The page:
For the last few years, my focus in my personal climbing has been climbing 8000m Himalayan peaks solo, without the aid of supplemental oxygen. My training program has to reflect the increased mental and physical strains that climbing in this style demands.
My training must change significantly depending on the season of my next expedition – spring versus autumn. The difference lies in what I have been doing already leading up to a climb. My summertime climbs working as a guide on Mt. Rainier are a fantastic aerobic base to train from since the terrain, techniques, and exertion mimic much of the climbing on 8000m peaks. Nothing beats the real thing for training. Since I have not been climbing Mt. Rainier weekly leading up to a Spring climb, I have to dedicate more training time to endurance workouts around my winter-time home in the Sierras. I find that my perceived fitness changes a lot between seasons; in the spring I am able to move faster but with less endurance, while in the autumn I feel a deep reservoir of endurance but a lack of speed.
I break my training into blocks of 10 days, rather than weeks, with each 10 day block building on the last in terms of intensity, distance, and strength. A sample 10 day block would look something like this (descriptions of each workout are below):
• 1 climb with a gain of 5,000’ or more (moving as fast as I can maintain for 2 hour stretches)
• 3 trail runs with a gains of 2,500’ +
• Multi-muscle lifting 2x
• Enduro lifting 1x
• Anaerobic Intervals: 8 intervals, 1x
• Rest day 2x
During the course of my total training program, I also include 2 single push 20+ hour ascents.
• 2x Mt. Rainier summit climbs (18,000 – 27,000ft vertical gain total) (4 days total)
• Trail run 2x with 2500ft+ gain
• Multi-muscle lifting 1x
• Enduro lifting 1x
• Anaerobic intervals: 8 intervals, 1x
• Rest Day 1x
Similar to my Spring training program, during the summer months leading up to an Autumn climb, I include 4-5 Muir Snowfield “sprints” (goal of sub 2hrs). If I am not working on Mt. Rainier, I substitute another snow climb of a constant grade with gains of 4000 – 5000’.
Specific descriptions of each workout:
Multi-muscle lifting: Clean and Jerk, Deadlifts, Power snatch (Olympic style lifting). I frequently add a Bosu ball (a squishy rubber half circle) into some of my lifting exercises for a balance
Enduro lifting: I think of this as anything I can do 15 to 20 reps of, whether push-ups, sit ups, pull-ups, excercises on a weight machine, barbell lifting or Olympic style lifting, and core exercises. My goal for lifting is not to bulk up, but to ensure I have a solid strength base.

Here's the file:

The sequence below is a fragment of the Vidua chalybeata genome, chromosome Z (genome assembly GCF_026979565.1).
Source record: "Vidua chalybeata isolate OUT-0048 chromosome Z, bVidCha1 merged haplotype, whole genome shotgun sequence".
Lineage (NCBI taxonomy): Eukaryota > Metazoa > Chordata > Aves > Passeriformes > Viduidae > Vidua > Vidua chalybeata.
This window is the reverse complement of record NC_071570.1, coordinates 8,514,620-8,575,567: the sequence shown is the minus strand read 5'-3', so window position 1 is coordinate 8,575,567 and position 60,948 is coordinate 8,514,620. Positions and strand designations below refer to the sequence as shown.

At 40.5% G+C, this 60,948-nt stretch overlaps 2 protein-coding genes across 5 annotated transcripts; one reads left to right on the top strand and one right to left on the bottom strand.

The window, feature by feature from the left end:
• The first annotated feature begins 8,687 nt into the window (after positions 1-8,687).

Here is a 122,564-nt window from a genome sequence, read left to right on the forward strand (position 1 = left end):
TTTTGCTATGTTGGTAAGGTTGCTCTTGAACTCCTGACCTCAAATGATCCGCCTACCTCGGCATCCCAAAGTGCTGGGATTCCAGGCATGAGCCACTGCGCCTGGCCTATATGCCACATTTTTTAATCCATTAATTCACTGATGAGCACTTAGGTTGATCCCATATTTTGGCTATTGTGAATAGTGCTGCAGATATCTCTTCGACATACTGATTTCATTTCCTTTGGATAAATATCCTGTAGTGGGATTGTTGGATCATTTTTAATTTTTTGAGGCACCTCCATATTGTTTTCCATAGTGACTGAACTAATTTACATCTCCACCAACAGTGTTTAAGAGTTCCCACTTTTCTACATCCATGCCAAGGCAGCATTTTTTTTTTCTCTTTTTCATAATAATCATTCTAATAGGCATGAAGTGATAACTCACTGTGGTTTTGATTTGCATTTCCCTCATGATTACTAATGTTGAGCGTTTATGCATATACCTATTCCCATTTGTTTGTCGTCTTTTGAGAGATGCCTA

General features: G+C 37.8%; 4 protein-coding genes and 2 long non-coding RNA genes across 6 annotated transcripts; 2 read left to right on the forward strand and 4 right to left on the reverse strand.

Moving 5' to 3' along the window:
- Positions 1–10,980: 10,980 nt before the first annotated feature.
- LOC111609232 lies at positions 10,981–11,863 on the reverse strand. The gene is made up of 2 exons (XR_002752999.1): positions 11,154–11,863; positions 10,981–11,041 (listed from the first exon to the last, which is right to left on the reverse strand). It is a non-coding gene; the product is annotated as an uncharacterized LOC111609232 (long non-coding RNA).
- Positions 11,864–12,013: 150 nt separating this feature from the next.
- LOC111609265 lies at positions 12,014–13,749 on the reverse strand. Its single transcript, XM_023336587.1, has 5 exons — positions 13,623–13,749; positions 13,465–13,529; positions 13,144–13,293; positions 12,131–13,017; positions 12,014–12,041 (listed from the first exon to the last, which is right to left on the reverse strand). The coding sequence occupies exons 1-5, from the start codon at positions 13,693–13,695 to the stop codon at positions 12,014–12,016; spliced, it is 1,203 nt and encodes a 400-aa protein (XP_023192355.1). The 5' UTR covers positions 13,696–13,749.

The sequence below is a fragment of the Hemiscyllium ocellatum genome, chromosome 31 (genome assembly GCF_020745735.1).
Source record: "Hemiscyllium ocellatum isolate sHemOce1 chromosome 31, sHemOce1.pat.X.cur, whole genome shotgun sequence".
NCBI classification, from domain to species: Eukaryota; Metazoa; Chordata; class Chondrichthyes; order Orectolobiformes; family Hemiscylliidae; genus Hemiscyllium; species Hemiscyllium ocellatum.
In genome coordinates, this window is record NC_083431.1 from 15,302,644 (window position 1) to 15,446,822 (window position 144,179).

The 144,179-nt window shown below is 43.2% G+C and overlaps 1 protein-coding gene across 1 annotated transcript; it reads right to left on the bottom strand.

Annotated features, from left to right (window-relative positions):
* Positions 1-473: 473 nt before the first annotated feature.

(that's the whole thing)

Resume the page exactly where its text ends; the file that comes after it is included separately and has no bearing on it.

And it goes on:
Anaerobic Intervals: The goal is to get into my max heart rate zone for as long as I can handle (no more than 2 min, or the anaerobic component is lost). Techniques I “enjoy” are wind sprints, spinning machines, rowing machines or deadlifts. I find that I perform best coming off a solid 2 day rest.
Single Push Ascents: Within my training window I’ll try for a few 20+ hour, single push ascents. These provide a great training benchmark for my physical fitness, and help me build the mental fortitude that long 8000m summit days require.
“Snowfield sprints”: I try to find easy to moderate snow climbs, so that the focus is on aerobic fitness and not technical proficiency. My goal is to either single push through the entire ascent or take quick 5 minute maintenance breaks every 2 hrs. I keep the stress high, near my aerobic threshold for the duration of the climb. My go-to choices have been Mt. Baldy outside of Los Angeles and the Muir Snowfield.
Maximizing my training gains:
First off, I have days that I don’t stick to the plan. It’s totally ok! There are days that I just curl up with a box of Cheez-its and watch Netflix. My mind and body need time to recover and its important that I listen to those signals. With a good day of rest, I head into my next workout ready to push until exhaustion!
My plan also has to incorporate the terrain that I have at my disposal. This requires shifting my exercises from the plan somewhat, still with the intention to accomplish the given task: trail runs and body weight exercises to replace lifting can still accomplish my goals of strength and balance training, and give my body new stresses. I try not to sweat missing a particular workout if the terrain simply is not conducive, and focus instead on what I can accomplish.
I change things up, and try to avoid too much of a routine. I know the ways I want to stress my body within this 10 day block but how I go about it changes regularly. For example, I keep a list of strength exercises I use on the wall as an easy way to – at a glance – select a new routine for the day.
Good training partners are essential: their routine will likely take my body out of any established routine I have created, and the extra motivation is invaluable. I add exercises I find fun and effective so that I have a broader program to pull from.
I pay special attention to my diet and nutrition during these intense training periods as well: what I eat can have a huge effect on my recovery and the gains I take away from training.
My plan is a constant work in progress, and is always shifting with the new demands that each new climb might bring. I try to take time after each climb to assess what worked and what didn’t so that my training is even more effective the next time around.